Blocking HDMI Hot Plug Detection (aka Pin 19)
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#5
Bump as guide is finished...
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#6
(2015-12-13, 07:02)Warner306 Wrote: 6. THE HDMI PIN 19 TRICK

I'm not sure if this is urban legend or real science, but an alternative way to address lost audio devices is by modifying the end of your HDMI cable. Pin 19 is the Hot Plug Detect — the plug that monitors when devices are powered on or off, or when they are connected or disconnected. By blocking this pin with electrical tape, you may be able to keep your devices alive in all power states.

Background: Inside an HDMI cable

If you are more electrician than computer scientist, this poster may be of greater help (Note: This method is untested):

Blocking HDMI Hot Plug Detection (aka Pin 19)

I believe this works i asked a work colleague and he says its a goer and he knows his 5h1t when it comes to any type of wiring or such like but do it at your own risk.

Great guide btw i used to have this problem in previous builds but it seems to have fixed its self.
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#7
PS should sticky this no?
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#8
I can move this to the "Tips, tricks, and step by step guides" forum if the OP wants.
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#9
(2015-12-14, 16:48)jjd-uk Wrote: I can move this to the "Tips, tricks, and step by step guides" forum if the OP wants.

That would be great. I'll send you a PM when ready. I wanted to add one more image and keep it in the Windows forum until it is pushed back a page or two.
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#10
I have a constant EDID issue, my maximum of supported channels is 2. I do see the same problem in MonInfo. The HDMI chain looks like this HTPC -> AVR -> Projector / TV. My AVR is acting like a switch so the EDID exchange is between the HTPC and Projector/TV.

Can I use this guide to override the that EDID info as well? The problem as I see it would be the section where you capture the MonInfo INF file since my file will never show correct info? Rolleyes
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#11
(2016-06-07, 09:18)smurfitsi Wrote: I have a constant EDID issue, my maximum of supported channels is 2. I do see the same problem in MonInfo. The HDMI chain looks like this HTPC -> AVR -> Projector / TV. My AVR is acting like a switch so the EDID exchange is between the HTPC and Projector/TV.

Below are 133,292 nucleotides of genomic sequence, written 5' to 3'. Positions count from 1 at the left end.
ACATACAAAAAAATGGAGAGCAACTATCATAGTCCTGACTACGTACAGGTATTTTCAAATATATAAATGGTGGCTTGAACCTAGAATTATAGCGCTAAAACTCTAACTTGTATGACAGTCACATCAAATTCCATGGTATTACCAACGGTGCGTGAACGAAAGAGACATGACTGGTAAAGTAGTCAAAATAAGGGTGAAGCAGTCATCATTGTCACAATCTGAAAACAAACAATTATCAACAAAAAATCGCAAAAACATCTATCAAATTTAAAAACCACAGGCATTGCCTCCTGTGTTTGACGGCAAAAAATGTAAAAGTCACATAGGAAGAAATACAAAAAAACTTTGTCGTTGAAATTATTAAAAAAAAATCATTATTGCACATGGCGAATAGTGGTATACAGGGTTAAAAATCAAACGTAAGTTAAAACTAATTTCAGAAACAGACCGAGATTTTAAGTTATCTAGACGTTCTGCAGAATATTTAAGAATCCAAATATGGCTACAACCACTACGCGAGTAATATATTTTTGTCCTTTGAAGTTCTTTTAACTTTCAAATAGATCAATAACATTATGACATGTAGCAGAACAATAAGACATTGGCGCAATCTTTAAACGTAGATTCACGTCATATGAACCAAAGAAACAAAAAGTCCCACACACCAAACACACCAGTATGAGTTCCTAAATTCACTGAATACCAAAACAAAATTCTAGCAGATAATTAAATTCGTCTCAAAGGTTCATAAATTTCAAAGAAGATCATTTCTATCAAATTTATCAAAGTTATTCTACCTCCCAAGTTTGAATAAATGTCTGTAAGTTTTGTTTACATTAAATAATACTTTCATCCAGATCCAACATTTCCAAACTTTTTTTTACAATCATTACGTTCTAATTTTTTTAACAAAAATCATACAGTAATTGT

Can I use this guide to override the that EDID info as well? The problem as I see it would be the section where you capture the MonInfo INF file since my file will never show correct info? Rolleyes

I don't know. You could try installing the EDID and roll-back if there is no improvement.

Have you run the Windows speaker set up and chose the AV receiver as the audio device in Kodi?

Audio set up is covered here: http://forum.kodi.tv/showthread.php?tid=...pid1843523.

Set your audio device to WASAPI exclusive in Kodi so the Windows mixer doesn't downconvert.
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#12
I get a problem with the video scaling back to not filling the screen when I change HDMI sources. Do you think this would also fix this issue as I believe it is related to the loss of an active HDMI connection.
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#13
(2016-07-25, 08:16)ajerazzor Wrote: I get a problem with the video scaling back to not filling the screen when I change HDMI sources. Do you think this would also fix this issue as I believe it is related to the loss of an active HDMI connection.

Most likely, an EDID override could help. You can always uninstall it.
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#14
This is a very good tutorial, it helped me resolve problems with 2 of my PC.One had no HDMI audio after coming back from sleep, and the other one was connected to my Yamaha amplifier and windows was only detecting the tv connected. Thanx a lot.It's very important to NOT connect anything to the receiver output so when you remotely access the pc, you can extract the right driver. Once the driver extracted you connect the TV to the receiver output and do the override.
I can now get 5.1 and DTS correctly.
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#15
get a aten edid emulator. I was able to buy one off of ebay for $50 dollars and it solved all of my HDMI resume/resolution issues
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HOW TO - Fix Loss of HDMI Audio After Resume from Sleep Using an EDID Override52